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      Judaism: "Pray, Let Me Cross Over"

      Published: Thursday, July 18, 2013 12:12 AM
      Crossing over the Jordan has symbolic meaning.


      Moshe continues his last speech to his people in the Torah portion of Vaetchanan with an unusual statement;

      "O Hashem G-d, You have begun to show Your servant Your greatness and Your strong hand, for who is like G-d in heaven or on earth who can do as Your deeds and Your might?."  (Deuteronomy 3:24 .)

      Moshe was the man who started as a baby sent adrift on the Nile and moved from despondency to spiritual leadership. He then became the man that G-d describes this way: "And he said, Hear now my words: If there be a prophet among you, I Hashem will make myself known unto him in a vision, and will speak unto him in a dream.  My servant Moshe is not so, who is faithful in all mine house. With him will I speak mouth to mouth, even apparently, and not in dark speeches; and the similitude of Hashem shall he behold: wherefore then were ye not afraid to speak against my servant Moshe?”(Numbers 12:6-8).

      Yet Moshe says "You have begun to show Your servant Your greatness and Your strong hand". What more was he yearning to experience?

      Moshe continues to explain ;"Pray let me cross over (Eh-Evrah) and see the good land that is on the other side of the Jordan , this good mountain and the Lebanon ."  (ibid:25)

      Moshe is pleading to Hashem to be allowed to cross the Jordan and enter the land where though G-d’s mighty hand will be cloaked, He will be ever-present and evident. He is asking: "Let me cross over into a place wherein the actions of mortals will have consequences that will be more clearly seen than anywhere else in the world. Let me enter the land that will be both a place of great blessing for your people and other G-d fearing people who live in it and yet will  be a burdensome stone for many   other nations of the world.’

      Yet Moshe describes "But Hashem was angry with me  for your sake,(Lemaanchem)  and He did not listen to me......  But command Joshua and strengthen him and encourage him, for he will cross over (Ya-Avor)  before this people, and he will make them inherit the land which you will see. ( Ibid :26-28) The repeated use of the word LeAvor( to cross over) is striking. It is striking also in its  similarity to the word used to describe G-d's decision not to let Moshe "cross over" ," But Hashem was angry (Va-Yitaber) with me for your sake,(Lemaanchem)  (ibid)  . Moshe was not destined to be the right leader to lead his people in their "crossing over into destiny"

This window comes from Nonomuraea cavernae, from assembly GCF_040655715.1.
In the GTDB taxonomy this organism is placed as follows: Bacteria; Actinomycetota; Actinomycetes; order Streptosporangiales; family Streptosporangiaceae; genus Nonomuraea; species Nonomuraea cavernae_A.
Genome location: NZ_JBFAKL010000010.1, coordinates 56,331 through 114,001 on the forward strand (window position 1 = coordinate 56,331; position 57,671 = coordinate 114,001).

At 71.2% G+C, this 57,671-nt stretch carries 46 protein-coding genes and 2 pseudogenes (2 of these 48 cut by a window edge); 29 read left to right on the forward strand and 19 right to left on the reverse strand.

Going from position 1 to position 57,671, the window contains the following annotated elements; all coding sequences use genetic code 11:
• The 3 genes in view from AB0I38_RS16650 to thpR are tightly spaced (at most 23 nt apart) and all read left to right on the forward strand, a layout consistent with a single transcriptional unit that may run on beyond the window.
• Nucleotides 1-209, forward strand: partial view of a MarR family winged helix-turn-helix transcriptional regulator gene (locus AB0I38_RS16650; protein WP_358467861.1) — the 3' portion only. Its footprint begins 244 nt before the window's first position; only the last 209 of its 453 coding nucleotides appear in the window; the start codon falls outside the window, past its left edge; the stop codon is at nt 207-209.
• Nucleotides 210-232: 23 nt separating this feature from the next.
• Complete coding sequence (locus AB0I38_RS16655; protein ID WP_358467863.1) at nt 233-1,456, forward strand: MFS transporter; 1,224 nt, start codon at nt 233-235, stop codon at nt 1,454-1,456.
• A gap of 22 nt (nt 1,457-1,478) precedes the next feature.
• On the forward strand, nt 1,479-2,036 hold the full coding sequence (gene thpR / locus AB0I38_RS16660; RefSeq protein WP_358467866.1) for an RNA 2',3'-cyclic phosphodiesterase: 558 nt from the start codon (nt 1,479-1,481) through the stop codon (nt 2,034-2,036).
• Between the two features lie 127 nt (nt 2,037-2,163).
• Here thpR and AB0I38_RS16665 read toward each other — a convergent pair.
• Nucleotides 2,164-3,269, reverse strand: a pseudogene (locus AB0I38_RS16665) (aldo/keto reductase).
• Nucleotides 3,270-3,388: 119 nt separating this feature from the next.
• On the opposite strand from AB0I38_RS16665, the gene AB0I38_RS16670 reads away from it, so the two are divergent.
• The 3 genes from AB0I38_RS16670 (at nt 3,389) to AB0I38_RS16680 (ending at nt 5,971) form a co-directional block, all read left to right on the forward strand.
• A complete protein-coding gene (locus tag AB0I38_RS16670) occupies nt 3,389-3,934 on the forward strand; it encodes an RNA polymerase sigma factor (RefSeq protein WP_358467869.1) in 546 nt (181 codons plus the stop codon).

The use of the root of crossing over is not a foreign concept for this people. Abraham was called an Ivri,( a Hebrew) which means "one who has crossed over."And the fugitive came and he told Abram the Hebrew(Ha Ivri) , and he was living in the plain of Mamre the Amorite.. (Genesis14:13).  We see that Joseph is called an Ivri as well," And there was with us there a young man, a Hebrew, servant to the captain of the guard (ibid41:12 and also 39:14).

      Abraham was called an “Ivri (Hebrew)”because when the whole world was on one side of the river, he had the courage to cross over ( La-Avor) and stand alone with his truth on the other side. That was true of Joseph as well. It is this characteristic that would become part of the genetic makeup of Abraham’s descendants as well. Bilaam the evil “prophet of the nations” was actually blessing the people, against his will, and not cursing them when he declared that this people will be  "A nation that will dwell in solitude and not be reckoned among the nations." (Numbers 23:9).That is to say this people will be gifted with the stubborn courage to stand alone against all the politically correct ideologies and theologies that will try to undermine and assail this people.

      On Tisha B’Av I  listened to a lecture given by Yosef Mendelevich, Mr Mendelevich was one of the famous “refuseniks” who stood against the Soviet Empire and its  secret diabolical KGB in a stubborn demand to be allowed to emigrate to Israel. He described in wonderment how as a young man, he suddenly found himself in a position wherein he represented a people. That was almost too much for him as he had to endure the hardships, torture and seclusion of KGB imprisonment.

      At one point he described how during one of the interrogations he almost succumbed to the demands of the KGB officers. Yet suddenly some spark of inner courage bubbled up from a deep part of his soul. Suddenly he found himself standing straighter and with greater determination. He crossed over into his “Ivri(Hebrew) character and essence .He did so regardless of what the results of such a stand may be.

      Yosef Mendelevich crossed over his own Jordan River and found the courage to stand straighter and with more purpose. The Soviet empire is gone and so is the KGB, yet Yosef Mendelevich now  lives in Israel as a Torah faithful Jew with his growing family,

      May we in this country facing European boycotts, Iranian threats and American pressure, develop the courage to step into and cross over into our destiny. As Moshe so eloquently prayed;"Pray let me cross over (Eh-Evrah) and see the good land that is on the other side of the Jordan , this good mountain and the Lebanon " ( Deuteronomy 3:25)